Omaha is rightly proud of its zoo, which is far superior to any other I’ve ever been to (in Manhattan or Europe). The buzz that week was over a five-day-old baby giraffe. The baby also made the front page of local newspaper, the Omaha World Herald, which I picked up in the airport along with a book of Omaha proverbs:
• Stolen food never satisfies hunger.
• No one mourns the thriftless.
• A man must make his own arrows.
• The path of the lazy leads to disgrace.
And my personal favorite, which I gave to my sister to make of it what she will, “A handsome face does not make a good husband.”
Upon arriving in San Francisco, I saw a homeless man with his pants (we would say “trousers”) down, under the influence, having soiled himself, and being trailed by a police car. The guidebook chose a rather different emphasis: “San Francisco has more restaurants per capita than any other American city.”
Before the Europeans came, the San Francisco area was home to two main Native American tribes, the Oholone and the Miwok. Francis Drake managed to sail past the bay in 1579, when he stopped off at Point Reyes. In the late 1700s, some Spanish settlers and missionaries set up camp. But it wasn’t until 1835 that San Francisco was founded by an Englishman by the name of William Richardson.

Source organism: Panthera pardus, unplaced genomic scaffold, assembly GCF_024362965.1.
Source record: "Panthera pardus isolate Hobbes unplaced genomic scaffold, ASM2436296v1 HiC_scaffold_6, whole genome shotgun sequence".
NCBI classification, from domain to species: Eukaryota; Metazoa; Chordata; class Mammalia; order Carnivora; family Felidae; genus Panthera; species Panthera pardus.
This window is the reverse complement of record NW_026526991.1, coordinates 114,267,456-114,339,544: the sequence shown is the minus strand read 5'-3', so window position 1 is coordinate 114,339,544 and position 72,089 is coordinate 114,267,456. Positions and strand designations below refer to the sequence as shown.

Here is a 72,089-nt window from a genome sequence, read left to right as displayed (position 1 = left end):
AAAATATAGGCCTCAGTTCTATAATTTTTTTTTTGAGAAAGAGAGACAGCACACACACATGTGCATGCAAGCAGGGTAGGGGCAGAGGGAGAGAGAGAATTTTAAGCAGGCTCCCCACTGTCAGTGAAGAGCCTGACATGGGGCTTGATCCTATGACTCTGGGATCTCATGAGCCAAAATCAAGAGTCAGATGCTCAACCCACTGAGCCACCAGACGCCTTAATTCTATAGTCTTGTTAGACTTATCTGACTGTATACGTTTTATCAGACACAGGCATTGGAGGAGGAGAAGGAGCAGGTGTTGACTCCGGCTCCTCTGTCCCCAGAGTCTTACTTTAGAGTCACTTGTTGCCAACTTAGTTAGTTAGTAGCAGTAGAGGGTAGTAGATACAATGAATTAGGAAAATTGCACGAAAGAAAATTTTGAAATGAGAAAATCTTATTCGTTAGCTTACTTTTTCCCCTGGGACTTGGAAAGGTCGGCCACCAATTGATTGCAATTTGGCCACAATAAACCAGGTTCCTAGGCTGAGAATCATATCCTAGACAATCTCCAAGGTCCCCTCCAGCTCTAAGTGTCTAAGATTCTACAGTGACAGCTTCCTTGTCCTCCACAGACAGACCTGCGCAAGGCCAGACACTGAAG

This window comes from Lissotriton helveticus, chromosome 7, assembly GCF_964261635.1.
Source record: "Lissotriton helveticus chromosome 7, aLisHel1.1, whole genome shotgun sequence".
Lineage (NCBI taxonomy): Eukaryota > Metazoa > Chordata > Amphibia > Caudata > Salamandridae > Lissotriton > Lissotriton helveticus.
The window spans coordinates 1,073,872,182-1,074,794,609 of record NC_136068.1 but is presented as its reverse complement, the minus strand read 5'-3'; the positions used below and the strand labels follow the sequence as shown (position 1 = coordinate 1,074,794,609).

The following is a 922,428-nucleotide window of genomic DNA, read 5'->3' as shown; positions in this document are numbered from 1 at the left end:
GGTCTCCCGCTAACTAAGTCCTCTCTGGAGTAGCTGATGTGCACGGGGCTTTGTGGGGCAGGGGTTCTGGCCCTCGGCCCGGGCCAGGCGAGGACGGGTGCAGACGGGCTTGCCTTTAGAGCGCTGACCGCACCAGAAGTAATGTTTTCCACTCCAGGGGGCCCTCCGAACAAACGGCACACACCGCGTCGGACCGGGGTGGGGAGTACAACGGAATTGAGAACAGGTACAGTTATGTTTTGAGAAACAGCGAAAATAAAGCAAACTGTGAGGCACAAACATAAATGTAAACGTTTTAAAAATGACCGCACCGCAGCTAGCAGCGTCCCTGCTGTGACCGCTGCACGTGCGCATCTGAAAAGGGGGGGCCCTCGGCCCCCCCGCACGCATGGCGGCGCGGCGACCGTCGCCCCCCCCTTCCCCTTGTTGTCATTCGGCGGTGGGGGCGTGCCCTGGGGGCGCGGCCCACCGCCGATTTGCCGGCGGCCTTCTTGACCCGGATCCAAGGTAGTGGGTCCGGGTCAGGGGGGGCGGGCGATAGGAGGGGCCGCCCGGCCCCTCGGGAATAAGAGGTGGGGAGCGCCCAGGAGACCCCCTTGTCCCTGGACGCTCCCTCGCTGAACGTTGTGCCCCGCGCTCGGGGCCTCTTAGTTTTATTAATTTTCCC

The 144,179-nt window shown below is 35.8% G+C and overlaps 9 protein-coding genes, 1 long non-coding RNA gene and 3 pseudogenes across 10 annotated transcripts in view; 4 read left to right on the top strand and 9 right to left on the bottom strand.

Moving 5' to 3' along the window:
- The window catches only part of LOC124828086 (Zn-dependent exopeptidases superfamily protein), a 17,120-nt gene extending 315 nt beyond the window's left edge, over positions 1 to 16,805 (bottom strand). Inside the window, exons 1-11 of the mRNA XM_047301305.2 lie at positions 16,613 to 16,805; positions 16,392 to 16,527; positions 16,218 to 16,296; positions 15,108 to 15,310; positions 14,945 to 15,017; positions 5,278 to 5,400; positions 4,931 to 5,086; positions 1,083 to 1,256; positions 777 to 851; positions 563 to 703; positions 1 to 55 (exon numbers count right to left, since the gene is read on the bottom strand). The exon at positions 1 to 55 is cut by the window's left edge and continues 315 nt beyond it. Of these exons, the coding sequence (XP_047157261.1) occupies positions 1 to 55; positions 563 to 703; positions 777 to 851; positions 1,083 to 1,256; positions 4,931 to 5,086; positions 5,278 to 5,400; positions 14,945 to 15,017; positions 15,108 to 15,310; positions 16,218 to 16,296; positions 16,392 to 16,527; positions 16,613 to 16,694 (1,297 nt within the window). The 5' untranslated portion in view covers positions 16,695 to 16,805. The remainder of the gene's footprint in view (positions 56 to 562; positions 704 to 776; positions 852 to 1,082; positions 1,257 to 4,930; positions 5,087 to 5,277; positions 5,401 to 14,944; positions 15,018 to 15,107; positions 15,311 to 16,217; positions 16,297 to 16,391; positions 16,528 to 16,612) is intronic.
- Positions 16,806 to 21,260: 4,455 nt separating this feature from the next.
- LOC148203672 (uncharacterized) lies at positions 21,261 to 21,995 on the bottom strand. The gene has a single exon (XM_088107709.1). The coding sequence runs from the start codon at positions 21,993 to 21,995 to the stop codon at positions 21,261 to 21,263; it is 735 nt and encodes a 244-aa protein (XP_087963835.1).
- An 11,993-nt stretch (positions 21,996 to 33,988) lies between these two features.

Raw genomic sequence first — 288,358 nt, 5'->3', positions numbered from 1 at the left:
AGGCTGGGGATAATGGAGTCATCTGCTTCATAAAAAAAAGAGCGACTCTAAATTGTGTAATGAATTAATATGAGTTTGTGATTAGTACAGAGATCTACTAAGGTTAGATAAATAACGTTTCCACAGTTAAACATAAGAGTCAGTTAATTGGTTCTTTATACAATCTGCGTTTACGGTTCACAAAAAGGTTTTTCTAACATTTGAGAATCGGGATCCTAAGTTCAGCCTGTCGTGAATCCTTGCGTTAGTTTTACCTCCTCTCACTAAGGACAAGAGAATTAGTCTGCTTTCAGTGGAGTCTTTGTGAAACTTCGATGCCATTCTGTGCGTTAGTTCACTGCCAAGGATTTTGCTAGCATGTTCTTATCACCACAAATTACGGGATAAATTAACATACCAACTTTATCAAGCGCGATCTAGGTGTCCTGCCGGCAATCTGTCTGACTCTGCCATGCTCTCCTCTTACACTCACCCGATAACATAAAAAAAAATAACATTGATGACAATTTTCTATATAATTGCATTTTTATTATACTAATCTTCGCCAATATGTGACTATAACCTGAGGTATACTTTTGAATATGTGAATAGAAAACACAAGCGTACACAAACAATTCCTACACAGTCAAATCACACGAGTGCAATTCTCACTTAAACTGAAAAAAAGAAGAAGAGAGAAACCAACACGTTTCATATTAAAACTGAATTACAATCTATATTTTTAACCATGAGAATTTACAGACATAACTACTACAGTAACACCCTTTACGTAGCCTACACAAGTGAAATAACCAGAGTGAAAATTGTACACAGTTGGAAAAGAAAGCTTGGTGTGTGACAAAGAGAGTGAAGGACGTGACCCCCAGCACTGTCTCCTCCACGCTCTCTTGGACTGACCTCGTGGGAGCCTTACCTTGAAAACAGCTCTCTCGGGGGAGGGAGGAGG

The waters of the Pacific are far more attractive than those of the Atlantic, I think. The Pacific must be the latter in Katharine Lee Bates’s famous line, “from sea to shining sea.” From the coast we drove to the mountains of Yosemite. Many of the trees were scorched from the wildfires last year, which was the deadliest and most destructive season on record and killed more than 80 people.
This is strange to me. When you grow up in the United Kingdom, the idea of extreme weather, floods and fires, the sort that wrecks communities and kills people — is so foreign. The same goes for wild animals. Yosemite is also home to around 300 to 500 bears. Black bears. If you see one, you’re advised to make a lot of noise, which will likely scare it off. They’re mostly harmless. Unlike the grizzlies of Yellowstone, who will kill you just for the fun of it.
Are the extremities in American weather and wildlife comparable to its politics and temperament? I’ve heard it said, for instance, that where in Britain you find eccentricity, in America you find fanaticism. I asked my dad what he thought of this, but he wasn’t listening. He was looking out at the valley in silent wonder.
Back at my desk in New York, I leave you with Paul Johnson:
We must never forget that the settlement of what is now the United States was only part of a larger enterprise. And this was the work of the best and the brightest of the entire European continent. They were greedy. As Christopher Columbus said, men crossed the Atlantic primarily in search of gold. But they were also idealists. These adventurous young men thought they could transform the world for the better. Europe was too small for them — for their energies, their ambitions, and their visions. In the 11th, 12th, and 13th centuries, they had gone east, seeking to reChristianize the Holy Land and its surroundings, and also to acquire land there. The mixture of religious zeal, personal ambition — not to say cupidity — and lust for adventure which inspired generations of Crusaders was the prototype for the enterprise of the Americas.